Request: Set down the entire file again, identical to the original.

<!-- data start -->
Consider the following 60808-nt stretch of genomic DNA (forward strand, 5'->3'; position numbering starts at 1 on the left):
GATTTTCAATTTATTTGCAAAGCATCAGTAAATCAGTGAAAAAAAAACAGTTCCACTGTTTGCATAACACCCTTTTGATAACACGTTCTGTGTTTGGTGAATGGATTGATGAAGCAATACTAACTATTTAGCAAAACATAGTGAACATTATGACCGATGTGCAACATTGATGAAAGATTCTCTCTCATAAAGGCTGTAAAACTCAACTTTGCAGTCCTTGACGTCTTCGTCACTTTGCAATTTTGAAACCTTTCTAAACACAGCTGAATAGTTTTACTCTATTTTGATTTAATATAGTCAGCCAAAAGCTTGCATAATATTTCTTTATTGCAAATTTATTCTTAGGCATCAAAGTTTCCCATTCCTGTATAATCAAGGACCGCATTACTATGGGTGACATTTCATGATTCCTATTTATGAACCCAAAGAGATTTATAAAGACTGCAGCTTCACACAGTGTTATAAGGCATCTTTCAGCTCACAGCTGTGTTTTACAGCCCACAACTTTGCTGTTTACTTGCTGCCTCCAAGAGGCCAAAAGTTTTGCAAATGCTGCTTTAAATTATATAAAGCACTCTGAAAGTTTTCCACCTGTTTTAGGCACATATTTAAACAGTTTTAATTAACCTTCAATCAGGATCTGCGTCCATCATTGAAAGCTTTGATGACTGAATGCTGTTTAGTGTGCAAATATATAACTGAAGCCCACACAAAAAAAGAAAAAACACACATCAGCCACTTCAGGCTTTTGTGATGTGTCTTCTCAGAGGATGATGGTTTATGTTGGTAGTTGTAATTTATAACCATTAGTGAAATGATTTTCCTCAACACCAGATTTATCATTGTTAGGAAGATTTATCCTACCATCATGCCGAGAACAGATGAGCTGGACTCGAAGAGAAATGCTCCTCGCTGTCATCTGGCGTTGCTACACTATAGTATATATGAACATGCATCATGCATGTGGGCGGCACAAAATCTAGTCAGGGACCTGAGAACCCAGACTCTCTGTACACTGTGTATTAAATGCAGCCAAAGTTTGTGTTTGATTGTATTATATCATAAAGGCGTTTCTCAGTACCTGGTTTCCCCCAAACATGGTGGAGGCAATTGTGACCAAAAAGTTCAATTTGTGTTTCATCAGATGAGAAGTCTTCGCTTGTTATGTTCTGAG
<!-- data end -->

Consider the following 60808-nt stretch of genomic DNA (forward strand, 5'->3'; position numbering starts at 1 on the left):
GATTTTCAATTTATTTGCAAAGCATCAGTAAATCAGTGAAAAAAAAACAGTTCCACTGTTTGCATAACACCCTTTTGATAACACGTTCTGTGTTTGGTGAATGGATTGATGAAGCAATACTAACTATTTAGCAAAACATAGTGAACATTATGACCGATGTGCAACATTGATGAAAGATTCTCTCTCATAAAGGCTGTAAAACTCAACTTTGCAGTCCTTGACGTCTTCGTCACTTTGCAATTTTGAAACCTTTCTAAACACAGCTGAATAGTTTTACTCTATTTTGATTTAATATAGTCAGCCAAAAGCTTGCATAATATTTCTTTATTGCAAATTTATTCTTAGGCATCAAAGTTTCCCATTCCTGTATAATCAAGGACCGCATTACTATGGGTGACATTTCATGATTCCTATTTATGAACCCAAAGAGATTTATAAAGACTGCAGCTTCACACAGTGTTATAAGGCATCTTTCAGCTCACAGCTGTGTTTTACAGCCCACAACTTTGCTGTTTACTTGCTGCCTCCAAGAGGCCAAAAGTTTTGCAAATGCTGCTTTAAATTATATAAAGCACTCTGAAAGTTTTCCACCTGTTTTAGGCACATATTTAAACAGTTTTAATTAACCTTCAATCAGGATCTGCGTCCATCATTGAAAGCTTTGATGACTGAATGCTGTTTAGTGTGCAAATATATAACTGAAGCCCACACAAAAAAAGAAAAAACACACATCAGCCACTTCAGGCTTTTGTGATGTGTCTTCTCAGAGGATGATGGTTTATGTTGGTAGTTGTAATTTATAACCATTAGTGAAATGATTTTCCTCAACACCAGATTTATCATTGTTAGGAAGATTTATCCTACCATCATGCCGAGAACAGATGAGCTGGACTCGAAGAGAAATGCTCCTCGCTGTCATCTGGCGTTGCTACACTATAGTATATATGAACATGCATCATGCATGTGGGCGGCACAAAATCTAGTCAGGGACCTGAGAACCCAGACTCTCTGTACACTGTGTATTAAATGCAGCCAAAGTTTGTGTTTGATTGTATTATATCATAAAGGCGTTTCTCAGTACCTGGTTTCCCCCAAACATGGTGGAGGCAATTGTGACCAAAAAGTTCAATTTGTGTTTCATCAGATGAGAAGTCTTCGCTTGTTATGTTCTGAG